5) If you need a hotel or place to stay … make those arrangements early.

6) Call the facility hosting the clinic if you need overnighting of your horse and arrange for accommodations (find out if you need to bring bedding, buckets, etc).  I always recommend that you bring your own hay and feed from home for a clinic.

7) A few days before the clinic, make sure your truck (vehicle you pull your trailer with) is in proper working order.  Oil is in good shape, tires are good, windshield wipers work, vehicle is clean and has room for all your stuff.

8) A few days before the clinic, make sure your trailer is in proper working order.  Check the tires (wear and inflation), make sure the back of the trailer is cleaned out of left over manure, make sure your tack room is organized and ready for more items and make sure the doors all work and the trailer lights are fully functional when hooked to your vehicle.  (Note — nothing worse than driving down the road with no trailer lights.  A few years back I came upon a trailer being pulled down the road with no trailer lights.  People had a hard time seeing the trailer and so the poor guy was on the receiving end of rude gestures, much honking, and one person made the guy stamp on his brakes by trying to cut him off.  Once I was able to get up to him, I tucked in behind him and followed him for many miles.  After 25 minutes or so he waved me on up alongside him and yelled a big thanks and took the next free way exit.)

Now let us get into what we need to pack — I break this into three categories including what I need for the horse, what I need for me, and what I need for emergencies.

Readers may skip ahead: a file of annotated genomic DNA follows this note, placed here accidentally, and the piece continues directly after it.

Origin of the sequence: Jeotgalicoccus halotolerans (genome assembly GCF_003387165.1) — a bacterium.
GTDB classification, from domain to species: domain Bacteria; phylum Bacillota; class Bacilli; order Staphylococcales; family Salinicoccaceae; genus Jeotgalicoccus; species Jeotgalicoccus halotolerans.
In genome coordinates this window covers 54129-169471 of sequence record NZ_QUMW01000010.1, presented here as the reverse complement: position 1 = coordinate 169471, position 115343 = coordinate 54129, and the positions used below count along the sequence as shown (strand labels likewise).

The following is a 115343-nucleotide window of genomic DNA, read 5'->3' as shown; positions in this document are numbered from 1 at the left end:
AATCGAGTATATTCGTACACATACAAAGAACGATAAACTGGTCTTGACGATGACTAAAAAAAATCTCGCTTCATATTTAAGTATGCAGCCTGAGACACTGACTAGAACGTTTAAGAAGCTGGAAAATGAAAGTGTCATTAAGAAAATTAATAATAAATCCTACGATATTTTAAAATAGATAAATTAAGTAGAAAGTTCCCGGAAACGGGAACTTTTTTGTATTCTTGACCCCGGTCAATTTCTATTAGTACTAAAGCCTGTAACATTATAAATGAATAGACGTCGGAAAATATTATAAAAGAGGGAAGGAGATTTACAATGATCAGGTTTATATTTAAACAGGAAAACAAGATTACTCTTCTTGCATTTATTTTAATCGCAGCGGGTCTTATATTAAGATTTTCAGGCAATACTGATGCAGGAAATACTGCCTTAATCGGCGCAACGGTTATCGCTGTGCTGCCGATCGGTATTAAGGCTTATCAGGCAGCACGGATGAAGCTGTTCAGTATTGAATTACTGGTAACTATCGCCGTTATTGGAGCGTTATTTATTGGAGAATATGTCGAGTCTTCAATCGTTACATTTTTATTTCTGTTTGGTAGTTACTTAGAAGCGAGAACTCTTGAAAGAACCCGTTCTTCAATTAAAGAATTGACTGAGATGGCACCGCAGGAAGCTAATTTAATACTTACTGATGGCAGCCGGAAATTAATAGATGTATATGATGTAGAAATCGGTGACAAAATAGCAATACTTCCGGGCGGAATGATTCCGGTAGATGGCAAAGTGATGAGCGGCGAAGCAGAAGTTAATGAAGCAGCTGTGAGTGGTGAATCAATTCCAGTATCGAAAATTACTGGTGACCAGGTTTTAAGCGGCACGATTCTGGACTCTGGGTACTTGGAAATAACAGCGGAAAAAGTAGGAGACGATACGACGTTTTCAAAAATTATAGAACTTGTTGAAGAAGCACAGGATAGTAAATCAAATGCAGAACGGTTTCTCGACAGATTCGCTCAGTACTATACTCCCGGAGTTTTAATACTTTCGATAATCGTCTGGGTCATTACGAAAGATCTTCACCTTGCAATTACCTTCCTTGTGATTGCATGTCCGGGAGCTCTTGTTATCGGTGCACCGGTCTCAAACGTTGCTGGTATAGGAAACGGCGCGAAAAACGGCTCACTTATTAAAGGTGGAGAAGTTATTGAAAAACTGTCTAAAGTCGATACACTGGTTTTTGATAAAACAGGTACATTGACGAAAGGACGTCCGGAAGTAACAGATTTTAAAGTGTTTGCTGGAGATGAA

For the horse I need to pack — Tack (saddle, bridles, etc), leg protection, a blanket or fly sheet (and one extra) if you normally use these on your horse, hay, grain (normal ration with maybe some extra salt to promote drinking), water buckets, brushes, curry combs, hoof pick, water (in some cases it is best to pack water from home), fly mask, extra cinch, extra saddle pad, extra reins, extra halters, insect repellant (fly or mosquito spray), manure fork/rake, and of course his/her favorite treats.

For the person I pack — clothes (boots, jeans, long sleeve shirts), snacks, food, water (and other liquid non-adult beverages), sunscreen, hat/helmet, CASH (you never know when you want to purchase something at the clinic and they do not take checks), toiletries, medications, comfortable shoes and riding shoes, cell phone charger/extra battery, camera, pen and paper (for writing down notes on things you learn), lip gloss (for those windy/dry days), a chair, extra socks (for when yours get wet from sweating), and a list of where you are staying, directions on how to get to the clinic and all other registration details.

What I need for emergencies — Horse first aid kit (whatever you would normally have at your barn for treating your horse until the veterinarian can get there), human first aid kit (some small band aids, wound cream, pain reliever, brace, etc), an extra pair of clothes in your trailer (I have literally ridden and worked so hard I was soaked to the skin and a dry pair of clothes felt great), spare tires (for truck and trailer), small pieces of leather (great for putting tack back together, duct tape, bailing twine (or wire), and any medicines that you might use only occasionally for yourself (allergy meds/prescriptions, insulin, pain killers, etc).

Share what else you would add to these lists — and thank you for taking a few minutes to read what I have shared with you here.

Dr. Mike Guerini is a clinician, author of multiple Horsemanship books, co-inventor of the Equine Hydro-T and specializes in western performance based instruction and you can learn more about Dr. Mike and his 6 C’s of Horsemanship at www.dunmovinranch.com. Dun Movin Ranch is also home to the Equine Hydro-T (www.hydrot.com).